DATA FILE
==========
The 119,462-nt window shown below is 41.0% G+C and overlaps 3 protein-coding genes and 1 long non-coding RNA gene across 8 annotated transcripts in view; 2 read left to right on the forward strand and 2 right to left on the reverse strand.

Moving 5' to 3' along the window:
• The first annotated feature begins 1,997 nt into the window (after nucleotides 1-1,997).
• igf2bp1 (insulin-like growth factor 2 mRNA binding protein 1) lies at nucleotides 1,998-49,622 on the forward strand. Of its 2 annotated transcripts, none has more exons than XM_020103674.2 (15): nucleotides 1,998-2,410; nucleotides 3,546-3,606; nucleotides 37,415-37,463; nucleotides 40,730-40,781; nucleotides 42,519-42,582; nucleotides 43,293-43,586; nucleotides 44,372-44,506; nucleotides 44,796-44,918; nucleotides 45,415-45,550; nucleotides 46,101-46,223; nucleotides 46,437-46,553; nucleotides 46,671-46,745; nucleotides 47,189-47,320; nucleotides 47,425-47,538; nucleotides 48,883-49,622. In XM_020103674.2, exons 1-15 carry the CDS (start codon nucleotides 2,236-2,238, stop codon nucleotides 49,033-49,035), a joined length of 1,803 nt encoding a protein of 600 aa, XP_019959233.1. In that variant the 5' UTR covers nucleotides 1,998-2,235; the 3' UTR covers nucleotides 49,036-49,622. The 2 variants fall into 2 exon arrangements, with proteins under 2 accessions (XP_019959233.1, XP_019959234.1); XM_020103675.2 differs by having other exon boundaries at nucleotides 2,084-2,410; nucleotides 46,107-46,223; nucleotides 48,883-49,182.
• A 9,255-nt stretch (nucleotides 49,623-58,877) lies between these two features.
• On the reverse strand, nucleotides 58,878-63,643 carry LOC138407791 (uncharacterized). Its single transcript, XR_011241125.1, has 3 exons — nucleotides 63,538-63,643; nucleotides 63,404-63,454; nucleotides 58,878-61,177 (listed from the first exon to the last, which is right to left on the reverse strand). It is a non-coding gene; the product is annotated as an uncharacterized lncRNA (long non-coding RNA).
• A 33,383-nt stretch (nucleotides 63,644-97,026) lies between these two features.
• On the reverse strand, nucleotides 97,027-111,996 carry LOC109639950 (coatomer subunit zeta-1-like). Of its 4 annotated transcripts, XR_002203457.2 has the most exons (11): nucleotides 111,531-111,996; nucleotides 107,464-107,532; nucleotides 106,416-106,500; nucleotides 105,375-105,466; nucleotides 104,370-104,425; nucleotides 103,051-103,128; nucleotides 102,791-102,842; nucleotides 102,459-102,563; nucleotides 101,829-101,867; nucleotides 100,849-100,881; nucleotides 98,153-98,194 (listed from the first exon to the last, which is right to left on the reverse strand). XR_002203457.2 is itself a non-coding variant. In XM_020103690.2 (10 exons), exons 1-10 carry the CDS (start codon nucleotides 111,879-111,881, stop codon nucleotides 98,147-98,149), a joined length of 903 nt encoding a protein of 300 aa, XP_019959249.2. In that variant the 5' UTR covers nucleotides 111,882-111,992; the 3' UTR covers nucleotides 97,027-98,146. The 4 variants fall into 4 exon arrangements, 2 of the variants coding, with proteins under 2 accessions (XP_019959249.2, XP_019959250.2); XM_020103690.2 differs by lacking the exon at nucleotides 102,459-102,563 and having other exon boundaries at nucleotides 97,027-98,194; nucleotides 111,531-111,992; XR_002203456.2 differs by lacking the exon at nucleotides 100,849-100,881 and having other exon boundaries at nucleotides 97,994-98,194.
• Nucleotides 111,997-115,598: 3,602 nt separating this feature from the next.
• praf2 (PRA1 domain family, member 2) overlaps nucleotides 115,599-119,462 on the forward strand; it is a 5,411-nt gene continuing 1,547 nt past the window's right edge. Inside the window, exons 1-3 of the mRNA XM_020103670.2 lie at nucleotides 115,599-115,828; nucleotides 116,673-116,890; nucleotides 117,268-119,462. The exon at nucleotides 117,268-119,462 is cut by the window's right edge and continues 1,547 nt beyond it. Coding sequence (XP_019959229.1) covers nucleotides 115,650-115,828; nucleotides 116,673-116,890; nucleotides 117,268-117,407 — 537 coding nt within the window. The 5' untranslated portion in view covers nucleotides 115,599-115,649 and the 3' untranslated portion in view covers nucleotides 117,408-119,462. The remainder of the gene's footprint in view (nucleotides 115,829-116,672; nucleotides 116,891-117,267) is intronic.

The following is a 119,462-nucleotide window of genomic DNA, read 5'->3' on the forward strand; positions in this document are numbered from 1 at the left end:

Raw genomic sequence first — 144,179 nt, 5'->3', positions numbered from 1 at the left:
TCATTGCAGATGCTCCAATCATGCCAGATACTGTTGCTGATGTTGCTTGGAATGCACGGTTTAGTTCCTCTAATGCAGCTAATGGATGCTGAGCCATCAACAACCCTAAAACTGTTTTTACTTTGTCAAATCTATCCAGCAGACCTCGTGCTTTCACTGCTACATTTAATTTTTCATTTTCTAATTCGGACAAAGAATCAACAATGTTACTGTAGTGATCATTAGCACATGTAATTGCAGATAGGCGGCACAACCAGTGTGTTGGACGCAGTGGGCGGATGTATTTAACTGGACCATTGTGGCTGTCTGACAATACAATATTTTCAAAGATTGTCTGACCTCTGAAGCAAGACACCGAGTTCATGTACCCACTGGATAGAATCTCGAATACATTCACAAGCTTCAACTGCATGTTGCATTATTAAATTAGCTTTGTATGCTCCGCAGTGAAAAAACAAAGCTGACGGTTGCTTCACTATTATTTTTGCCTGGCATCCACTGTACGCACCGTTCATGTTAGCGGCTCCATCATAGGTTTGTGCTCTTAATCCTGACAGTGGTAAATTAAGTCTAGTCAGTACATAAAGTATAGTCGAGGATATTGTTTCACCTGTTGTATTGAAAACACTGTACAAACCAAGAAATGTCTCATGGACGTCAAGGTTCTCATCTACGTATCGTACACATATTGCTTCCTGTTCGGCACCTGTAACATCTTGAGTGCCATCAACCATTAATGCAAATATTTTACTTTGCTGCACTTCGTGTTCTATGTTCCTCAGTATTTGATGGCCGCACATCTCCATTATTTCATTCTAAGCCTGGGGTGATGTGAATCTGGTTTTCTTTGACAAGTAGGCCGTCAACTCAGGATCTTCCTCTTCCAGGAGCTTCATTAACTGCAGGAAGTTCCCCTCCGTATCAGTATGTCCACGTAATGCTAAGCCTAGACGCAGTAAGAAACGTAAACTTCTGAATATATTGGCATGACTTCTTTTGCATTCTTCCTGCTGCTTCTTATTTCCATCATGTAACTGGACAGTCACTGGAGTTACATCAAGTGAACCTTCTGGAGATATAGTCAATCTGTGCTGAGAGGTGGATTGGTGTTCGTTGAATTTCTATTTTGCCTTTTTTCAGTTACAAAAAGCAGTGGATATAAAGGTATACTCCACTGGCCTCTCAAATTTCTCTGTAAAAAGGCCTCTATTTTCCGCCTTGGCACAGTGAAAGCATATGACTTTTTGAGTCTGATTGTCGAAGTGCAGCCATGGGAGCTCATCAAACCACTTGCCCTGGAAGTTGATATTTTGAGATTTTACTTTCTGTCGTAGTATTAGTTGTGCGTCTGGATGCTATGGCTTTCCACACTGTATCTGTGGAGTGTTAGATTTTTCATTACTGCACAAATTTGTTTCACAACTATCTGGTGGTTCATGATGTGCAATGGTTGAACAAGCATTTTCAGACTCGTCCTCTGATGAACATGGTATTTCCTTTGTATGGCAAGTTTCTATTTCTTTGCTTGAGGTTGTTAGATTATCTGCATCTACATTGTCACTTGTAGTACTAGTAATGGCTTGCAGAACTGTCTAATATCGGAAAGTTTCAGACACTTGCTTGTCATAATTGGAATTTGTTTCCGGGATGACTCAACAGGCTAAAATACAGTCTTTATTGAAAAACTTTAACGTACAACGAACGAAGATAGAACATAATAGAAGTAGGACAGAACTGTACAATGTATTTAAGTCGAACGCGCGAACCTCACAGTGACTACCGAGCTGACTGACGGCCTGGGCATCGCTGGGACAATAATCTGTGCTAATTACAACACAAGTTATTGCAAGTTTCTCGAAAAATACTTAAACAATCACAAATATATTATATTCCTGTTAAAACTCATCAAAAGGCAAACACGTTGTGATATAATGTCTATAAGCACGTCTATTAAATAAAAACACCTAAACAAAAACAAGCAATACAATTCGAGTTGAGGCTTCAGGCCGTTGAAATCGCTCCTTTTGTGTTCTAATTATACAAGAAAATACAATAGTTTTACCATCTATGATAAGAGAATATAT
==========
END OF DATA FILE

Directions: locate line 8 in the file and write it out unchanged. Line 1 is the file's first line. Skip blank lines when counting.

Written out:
• On the reverse strand, nucleotides 97,027-111,996 carry LOC109639950 (coatomer subunit zeta-1-like). Of its 4 annotated transcripts, XR_002203457.2 has the most exons (11): nucleotides 111,531-111,996; nucleotides 107,464-107,532; nucleotides 106,416-106,500; nucleotides 105,375-105,466; nucleotides 104,370-104,425; nucleotides 103,051-103,128; nucleotides 102,791-102,842; nucleotides 102,459-102,563; nucleotides 101,829-101,867; nucleotides 100,849-100,881; nucleotides 98,153-98,194 (listed from the first exon to the last, which is right to left on the reverse strand). XR_002203457.2 is itself a non-coding variant. In XM_020103690.2 (10 exons), exons 1-10 carry the CDS (start codon nucleotides 111,879-111,881, stop codon nucleotides 98,147-98,149), a joined length of 903 nt encoding a protein of 300 aa, XP_019959249.2. In that variant the 5' UTR covers nucleotides 111,882-111,992; the 3' UTR covers nucleotides 97,027-98,146. The 4 variants fall into 4 exon arrangements, 2 of the variants coding, with proteins under 2 accessions (XP_019959249.2, XP_019959250.2); XM_020103690.2 differs by lacking the exon at nucleotides 102,459-102,563 and having other exon boundaries at nucleotides 97,027-98,194; nucleotides 111,531-111,992; XR_002203456.2 differs by lacking the exon at nucleotides 100,849-100,881 and having other exon boundaries at nucleotides 97,994-98,194.